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2003 Giro d'Italia rider journals

Scott Sunderland

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Nationality: Australian
Team: Team fakta-Pata Chips

Scott Sunderland is riding his first three week tour since his infamous crash in the 1998 Amstel Gold Race, a feat that he didn't think was possible ever again. The determined and experienced Aussie will be one of the leaders of the Danish fakta team, which boasts riders like Magnus Bäckstedt, Frank Høj, Jørgen Bo Petersen and Kurt Asle-Arvesen.

Stage 14 - May 24: Marostica-Alpe Pampeago, 162 km

Food, glorious food

Today we're staying in the most awesome hotel. It's in a castle and my room has a big wooden bed, big wardrobe, crystal chandelier, beautiful windows, a fantastic bathroom...The only drawback is that you've got a haute cuisine restaurant, which means the portions are very small. We had some really nice ravioli with fresh spinach pressed in between, a little bit of cream sauce - it was beautiful. But we only got half a dozen pieces per serve - we needed three platefuls! Then they brought out some delicious chicken after we were all getting a bit full. Them mousse with almond nuts then chocolate cake with vanilla sauce, dates with ice cream wrapped in marzipan. It makes it all worth it.

We also had a couple of bottles of wine at the table, just to keep your heads clear. Our director knows we're responsible and we won't have more than one or two glasses. Some guys say no, but at least you get that freedom if choice.

Like Brownie (who went home today, poor bugger - he just missed the time cut). Those vanilla protein bars and that can of coke I gave him would never be allowed in his team. It's very old mentality. I believe in balance and moderation.

Today's stage

It was a big day today. We knew that it was going to be a dangerous day for cutoff time. Three riders missed it, including Graeme Brown. All our boys got through, but only by a few minutes. We lost a few points in the Fair Play classification though. In the race, any infringement you get is added on as points. The team with the least amount of points wins the Fair Play Classification. We were equal fifth coming into the stage, but Lars Bak got pushed five times by spectators by climbs. What can you do? He was so knackered, trying to keep with the grupetto not to lose time. You run the risk of being cut if you lose the grupetto. When it's so steep in the last few km you can't lift your hands off the handlebars to stop the fans pushing you, and he didn't speak the language either.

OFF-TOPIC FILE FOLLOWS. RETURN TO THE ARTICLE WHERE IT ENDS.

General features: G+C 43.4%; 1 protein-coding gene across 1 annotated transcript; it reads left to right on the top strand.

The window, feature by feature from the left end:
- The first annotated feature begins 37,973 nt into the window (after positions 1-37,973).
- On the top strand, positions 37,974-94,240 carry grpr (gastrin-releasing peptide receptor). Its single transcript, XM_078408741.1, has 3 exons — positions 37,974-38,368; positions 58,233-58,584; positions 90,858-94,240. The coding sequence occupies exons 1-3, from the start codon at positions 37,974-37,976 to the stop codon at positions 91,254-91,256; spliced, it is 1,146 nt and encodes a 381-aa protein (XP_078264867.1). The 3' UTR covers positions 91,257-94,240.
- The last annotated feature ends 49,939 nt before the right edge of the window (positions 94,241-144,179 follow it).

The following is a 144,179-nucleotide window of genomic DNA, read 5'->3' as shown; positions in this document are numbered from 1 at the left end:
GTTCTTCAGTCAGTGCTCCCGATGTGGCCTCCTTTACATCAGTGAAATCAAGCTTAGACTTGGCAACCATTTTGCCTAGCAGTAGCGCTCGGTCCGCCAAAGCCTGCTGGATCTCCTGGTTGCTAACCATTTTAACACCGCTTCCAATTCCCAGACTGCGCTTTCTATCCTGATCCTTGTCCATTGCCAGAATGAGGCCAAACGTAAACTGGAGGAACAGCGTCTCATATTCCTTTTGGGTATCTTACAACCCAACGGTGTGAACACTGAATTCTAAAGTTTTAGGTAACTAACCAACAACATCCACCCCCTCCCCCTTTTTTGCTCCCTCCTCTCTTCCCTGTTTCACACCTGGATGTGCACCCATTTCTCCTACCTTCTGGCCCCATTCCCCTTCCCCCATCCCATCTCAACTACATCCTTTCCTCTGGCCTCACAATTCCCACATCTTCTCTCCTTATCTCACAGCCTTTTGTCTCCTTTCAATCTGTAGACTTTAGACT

It was a bit of a disappointment, because the prize was worth 9000 euros. We're trying to keep a clean record.

I had a rough day yesterday and I think people could read it in the diary. This morning started off pretty ordinary again, although mentally I was turned around a bit. I tried to pick myself up this morning, even if the legs were inclined to feel like yesterday.

The break went away and we had Julian Winn there, which was good as he took the Intergiro. It took me the first half of the first climb to get going and that was OK. Now I'm through this day it's just going to get better. The end of the second week is always the hardest for me. Lots of riders say that between the 12th-16th stage you tend to have a hard period. once you get through it you get over it.

Saeco controlled it all day today but when they're coming into that last climb a bit fresh it's a bit harder for me. The first day when I got 19th we did a climb just before, which took the sting out of everyone's legs. I just don't have that power to continue on the big gear for that one or two kilometres. That's all I need to stay with them.

But I'm being consistent. I'm always round the top 20-25. I dare say that's where I should be.

Tomorrow against the clock

Fantastic time trialer that I am, I just don't know what to expect tomorrow. It's different in a five day race when everyone's fresh. Here we are in the middle of three weeks. To tell you the truth I've got no idea how I'm going to go. I'll see if I can hold my own with the other GC riders...I'm not talking top 10. We've seen Simoni win again today, so the classification is the only thing I can keep hold of. My opportunities for stage wins are dwindling. We've got three more flat days, then two mountain days.

I'm still enjoying it, getting through it. I thought it might have been me at the beginning. Now we've gone this far I realise there's a difference in the level compared to 10 years ago when it was a bit faster. It's very positive for cycling and the younger riders coming up. I just think in the long run cycling had to suffer but it's going to come out on top.

Village people

Everybody in the village was pretty quiet today. The Lotto boys had long faces - not quite pessimistic but a bit doubtful. There were thoughts in their minds about whether they would be there for the TT.

For some of the guys, although I know Simoni was riding hard, the boys behind had to suffer a lot to be in the time limit. When you're at the back like that it's not easy. Everyone was wondering what was going to happen. A few of the guys were lucky they didn't go that hard on the first climb.

Aussie cheer

I saw a couple of Aussies today with Lawrie Cranley's group cheering for me on the side of the road. There were even a few Italian supporters calling out for team fakta. It's always nice when you get a call on the side of the road.

Guess what, we've got a big surprise for tomorrow: We're having pizza tomorrow night!

Ciao for now,